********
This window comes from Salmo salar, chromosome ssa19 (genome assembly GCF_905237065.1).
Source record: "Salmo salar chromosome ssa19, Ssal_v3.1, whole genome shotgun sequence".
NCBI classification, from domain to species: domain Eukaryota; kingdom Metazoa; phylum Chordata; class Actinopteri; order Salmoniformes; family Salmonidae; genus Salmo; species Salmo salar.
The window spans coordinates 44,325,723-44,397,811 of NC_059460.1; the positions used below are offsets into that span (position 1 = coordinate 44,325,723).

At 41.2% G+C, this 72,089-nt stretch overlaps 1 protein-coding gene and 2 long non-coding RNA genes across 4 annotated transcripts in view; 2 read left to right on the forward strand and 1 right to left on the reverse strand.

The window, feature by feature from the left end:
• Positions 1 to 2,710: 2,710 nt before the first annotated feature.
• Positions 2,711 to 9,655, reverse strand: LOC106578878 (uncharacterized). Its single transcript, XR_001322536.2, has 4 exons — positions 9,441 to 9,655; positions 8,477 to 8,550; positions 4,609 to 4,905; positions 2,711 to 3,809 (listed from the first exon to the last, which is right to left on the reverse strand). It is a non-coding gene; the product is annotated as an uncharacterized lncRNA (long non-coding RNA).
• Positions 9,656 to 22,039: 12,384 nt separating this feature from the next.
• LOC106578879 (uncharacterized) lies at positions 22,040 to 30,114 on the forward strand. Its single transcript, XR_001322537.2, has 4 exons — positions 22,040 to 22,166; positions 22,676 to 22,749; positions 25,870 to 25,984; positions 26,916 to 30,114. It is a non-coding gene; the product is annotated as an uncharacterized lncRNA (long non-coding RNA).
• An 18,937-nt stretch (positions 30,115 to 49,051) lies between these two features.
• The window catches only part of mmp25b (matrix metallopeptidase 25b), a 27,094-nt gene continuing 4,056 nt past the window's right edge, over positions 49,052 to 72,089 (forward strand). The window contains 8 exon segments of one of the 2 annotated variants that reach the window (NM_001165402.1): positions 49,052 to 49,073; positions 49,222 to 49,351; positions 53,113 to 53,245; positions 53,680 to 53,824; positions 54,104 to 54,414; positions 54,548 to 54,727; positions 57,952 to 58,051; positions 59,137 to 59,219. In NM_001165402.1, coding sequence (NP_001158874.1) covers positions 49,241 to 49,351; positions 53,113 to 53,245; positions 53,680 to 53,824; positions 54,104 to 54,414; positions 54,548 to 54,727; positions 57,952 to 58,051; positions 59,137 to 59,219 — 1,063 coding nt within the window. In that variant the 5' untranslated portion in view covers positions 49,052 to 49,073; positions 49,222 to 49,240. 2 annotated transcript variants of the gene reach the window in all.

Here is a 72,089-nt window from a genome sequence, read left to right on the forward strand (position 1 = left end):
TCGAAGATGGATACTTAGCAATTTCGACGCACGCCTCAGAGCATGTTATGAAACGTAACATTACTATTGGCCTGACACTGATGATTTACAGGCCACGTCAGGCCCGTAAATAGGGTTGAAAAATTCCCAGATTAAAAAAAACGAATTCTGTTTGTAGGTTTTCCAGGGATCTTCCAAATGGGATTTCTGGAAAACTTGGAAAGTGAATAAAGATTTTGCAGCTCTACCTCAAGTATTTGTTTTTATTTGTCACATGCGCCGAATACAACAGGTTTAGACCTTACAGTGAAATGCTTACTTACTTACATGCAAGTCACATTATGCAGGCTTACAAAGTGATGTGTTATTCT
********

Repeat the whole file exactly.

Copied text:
This window comes from Salmo salar, chromosome ssa19 (genome assembly GCF_905237065.1).
Source record: "Salmo salar chromosome ssa19, Ssal_v3.1, whole genome shotgun sequence".
NCBI classification, from domain to species: domain Eukaryota; kingdom Metazoa; phylum Chordata; class Actinopteri; order Salmoniformes; family Salmonidae; genus Salmo; species Salmo salar.
The window spans coordinates 44,325,723-44,397,811 of NC_059460.1; the positions used below are offsets into that span (position 1 = coordinate 44,325,723).

At 41.2% G+C, this 72,089-nt stretch overlaps 1 protein-coding gene and 2 long non-coding RNA genes across 4 annotated transcripts in view; 2 read left to right on the forward strand and 1 right to left on the reverse strand.

The window, feature by feature from the left end:
• Positions 1 to 2,710: 2,710 nt before the first annotated feature.
• Positions 2,711 to 9,655, reverse strand: LOC106578878 (uncharacterized). Its single transcript, XR_001322536.2, has 4 exons — positions 9,441 to 9,655; positions 8,477 to 8,550; positions 4,609 to 4,905; positions 2,711 to 3,809 (listed from the first exon to the last, which is right to left on the reverse strand). It is a non-coding gene; the product is annotated as an uncharacterized lncRNA (long non-coding RNA).
• Positions 9,656 to 22,039: 12,384 nt separating this feature from the next.
• LOC106578879 (uncharacterized) lies at positions 22,040 to 30,114 on the forward strand. Its single transcript, XR_001322537.2, has 4 exons — positions 22,040 to 22,166; positions 22,676 to 22,749; positions 25,870 to 25,984; positions 26,916 to 30,114. It is a non-coding gene; the product is annotated as an uncharacterized lncRNA (long non-coding RNA).
• An 18,937-nt stretch (positions 30,115 to 49,051) lies between these two features.
• The window catches only part of mmp25b (matrix metallopeptidase 25b), a 27,094-nt gene continuing 4,056 nt past the window's right edge, over positions 49,052 to 72,089 (forward strand). The window contains 8 exon segments of one of the 2 annotated variants that reach the window (NM_001165402.1): positions 49,052 to 49,073; positions 49,222 to 49,351; positions 53,113 to 53,245; positions 53,680 to 53,824; positions 54,104 to 54,414; positions 54,548 to 54,727; positions 57,952 to 58,051; positions 59,137 to 59,219. In NM_001165402.1, coding sequence (NP_001158874.1) covers positions 49,241 to 49,351; positions 53,113 to 53,245; positions 53,680 to 53,824; positions 54,104 to 54,414; positions 54,548 to 54,727; positions 57,952 to 58,051; positions 59,137 to 59,219 — 1,063 coding nt within the window. In that variant the 5' untranslated portion in view covers positions 49,052 to 49,073; positions 49,222 to 49,240. 2 annotated transcript variants of the gene reach the window in all.

Here is a 72,089-nt window from a genome sequence, read left to right on the forward strand (position 1 = left end):
TCGAAGATGGATACTTAGCAATTTCGACGCACGCCTCAGAGCATGTTATGAAACGTAACATTACTATTGGCCTGACACTGATGATTTACAGGCCACGTCAGGCCCGTAAATAGGGTTGAAAAATTCCCAGATTAAAAAAAACGAATTCTGTTTGTAGGTTTTCCAGGGATCTTCCAAATGGGATTTCTGGAAAACTTGGAAAGTGAATAAAGATTTTGCAGCTCTACCTCAAGTATTTGTTTTTATTTGTCACATGCGCCGAATACAACAGGTTTAGACCTTACAGTGAAATGCTTACTTACTTACATGCAAGTCACATTATGCAGGCTTACAAAGTGATGTGTTATTCT